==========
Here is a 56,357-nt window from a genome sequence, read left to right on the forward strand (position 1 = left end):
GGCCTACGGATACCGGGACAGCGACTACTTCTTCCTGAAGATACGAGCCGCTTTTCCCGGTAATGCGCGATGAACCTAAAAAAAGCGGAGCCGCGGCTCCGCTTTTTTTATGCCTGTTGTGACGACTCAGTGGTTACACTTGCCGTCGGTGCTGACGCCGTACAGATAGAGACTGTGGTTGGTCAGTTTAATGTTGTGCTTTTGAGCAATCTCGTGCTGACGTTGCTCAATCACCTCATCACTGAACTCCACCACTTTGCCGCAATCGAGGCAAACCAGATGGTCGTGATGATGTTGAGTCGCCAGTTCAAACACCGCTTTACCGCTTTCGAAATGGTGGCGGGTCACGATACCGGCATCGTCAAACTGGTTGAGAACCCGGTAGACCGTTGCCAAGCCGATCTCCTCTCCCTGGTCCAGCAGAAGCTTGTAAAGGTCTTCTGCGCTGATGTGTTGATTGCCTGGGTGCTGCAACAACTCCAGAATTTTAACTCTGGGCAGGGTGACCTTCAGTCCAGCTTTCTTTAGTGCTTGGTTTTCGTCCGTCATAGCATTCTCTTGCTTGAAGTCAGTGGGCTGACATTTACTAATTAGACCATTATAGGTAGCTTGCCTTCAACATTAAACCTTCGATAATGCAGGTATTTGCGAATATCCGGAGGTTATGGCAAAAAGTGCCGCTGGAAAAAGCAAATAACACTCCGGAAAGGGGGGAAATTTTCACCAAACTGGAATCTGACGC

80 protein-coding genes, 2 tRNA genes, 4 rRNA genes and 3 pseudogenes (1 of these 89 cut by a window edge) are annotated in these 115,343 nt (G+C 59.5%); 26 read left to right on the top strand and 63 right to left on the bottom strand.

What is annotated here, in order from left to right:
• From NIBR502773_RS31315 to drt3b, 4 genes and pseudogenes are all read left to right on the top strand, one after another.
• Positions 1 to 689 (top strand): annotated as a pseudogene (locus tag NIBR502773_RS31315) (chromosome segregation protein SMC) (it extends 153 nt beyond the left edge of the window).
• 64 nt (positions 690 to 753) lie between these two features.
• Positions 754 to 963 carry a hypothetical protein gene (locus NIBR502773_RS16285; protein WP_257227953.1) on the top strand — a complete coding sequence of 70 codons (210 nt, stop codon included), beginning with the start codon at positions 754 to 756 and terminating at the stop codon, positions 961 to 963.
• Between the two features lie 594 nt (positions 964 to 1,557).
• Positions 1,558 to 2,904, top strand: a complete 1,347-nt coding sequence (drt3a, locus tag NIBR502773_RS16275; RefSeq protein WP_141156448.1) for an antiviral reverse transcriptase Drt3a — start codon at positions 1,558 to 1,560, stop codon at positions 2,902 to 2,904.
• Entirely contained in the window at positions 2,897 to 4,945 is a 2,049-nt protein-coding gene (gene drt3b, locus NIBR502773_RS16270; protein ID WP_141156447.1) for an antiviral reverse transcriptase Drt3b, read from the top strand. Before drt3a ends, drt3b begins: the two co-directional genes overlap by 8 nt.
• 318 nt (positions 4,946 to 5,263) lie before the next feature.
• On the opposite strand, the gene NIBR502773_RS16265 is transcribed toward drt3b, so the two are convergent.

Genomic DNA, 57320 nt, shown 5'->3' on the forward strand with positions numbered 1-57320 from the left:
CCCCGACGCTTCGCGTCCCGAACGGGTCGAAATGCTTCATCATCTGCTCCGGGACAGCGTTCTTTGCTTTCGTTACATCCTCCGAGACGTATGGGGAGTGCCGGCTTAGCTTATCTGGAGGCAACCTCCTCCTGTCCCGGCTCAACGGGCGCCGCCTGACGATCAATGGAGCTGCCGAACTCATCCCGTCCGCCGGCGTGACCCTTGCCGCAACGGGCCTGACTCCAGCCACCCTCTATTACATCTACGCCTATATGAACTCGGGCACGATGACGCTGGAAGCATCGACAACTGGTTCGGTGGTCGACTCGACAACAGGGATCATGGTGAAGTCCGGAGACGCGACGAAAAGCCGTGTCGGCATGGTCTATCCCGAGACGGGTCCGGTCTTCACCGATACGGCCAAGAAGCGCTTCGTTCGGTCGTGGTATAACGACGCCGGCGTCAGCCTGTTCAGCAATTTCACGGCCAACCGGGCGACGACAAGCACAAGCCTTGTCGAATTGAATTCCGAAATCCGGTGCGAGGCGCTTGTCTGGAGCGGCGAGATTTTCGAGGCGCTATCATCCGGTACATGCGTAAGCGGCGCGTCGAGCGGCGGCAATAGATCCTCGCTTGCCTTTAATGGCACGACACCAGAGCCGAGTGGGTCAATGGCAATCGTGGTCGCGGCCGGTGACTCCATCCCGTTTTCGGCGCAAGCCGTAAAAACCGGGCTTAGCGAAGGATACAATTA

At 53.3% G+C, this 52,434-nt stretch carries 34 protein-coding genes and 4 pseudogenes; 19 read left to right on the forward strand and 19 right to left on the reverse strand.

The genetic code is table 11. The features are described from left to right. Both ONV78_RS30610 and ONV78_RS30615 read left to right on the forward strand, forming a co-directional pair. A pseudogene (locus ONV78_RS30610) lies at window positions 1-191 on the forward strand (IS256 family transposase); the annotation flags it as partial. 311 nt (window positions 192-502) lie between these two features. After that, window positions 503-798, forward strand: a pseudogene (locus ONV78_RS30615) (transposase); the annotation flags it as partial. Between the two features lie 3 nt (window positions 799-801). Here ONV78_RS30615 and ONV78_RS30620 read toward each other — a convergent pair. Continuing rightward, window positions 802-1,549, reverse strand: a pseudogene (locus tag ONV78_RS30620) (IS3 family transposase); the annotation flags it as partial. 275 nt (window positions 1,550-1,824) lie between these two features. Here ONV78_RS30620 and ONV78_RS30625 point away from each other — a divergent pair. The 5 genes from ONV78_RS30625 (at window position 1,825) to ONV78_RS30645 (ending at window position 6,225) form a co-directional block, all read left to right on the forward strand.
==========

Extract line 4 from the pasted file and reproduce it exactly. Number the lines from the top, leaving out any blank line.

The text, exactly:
What is annotated here, in order from left to right: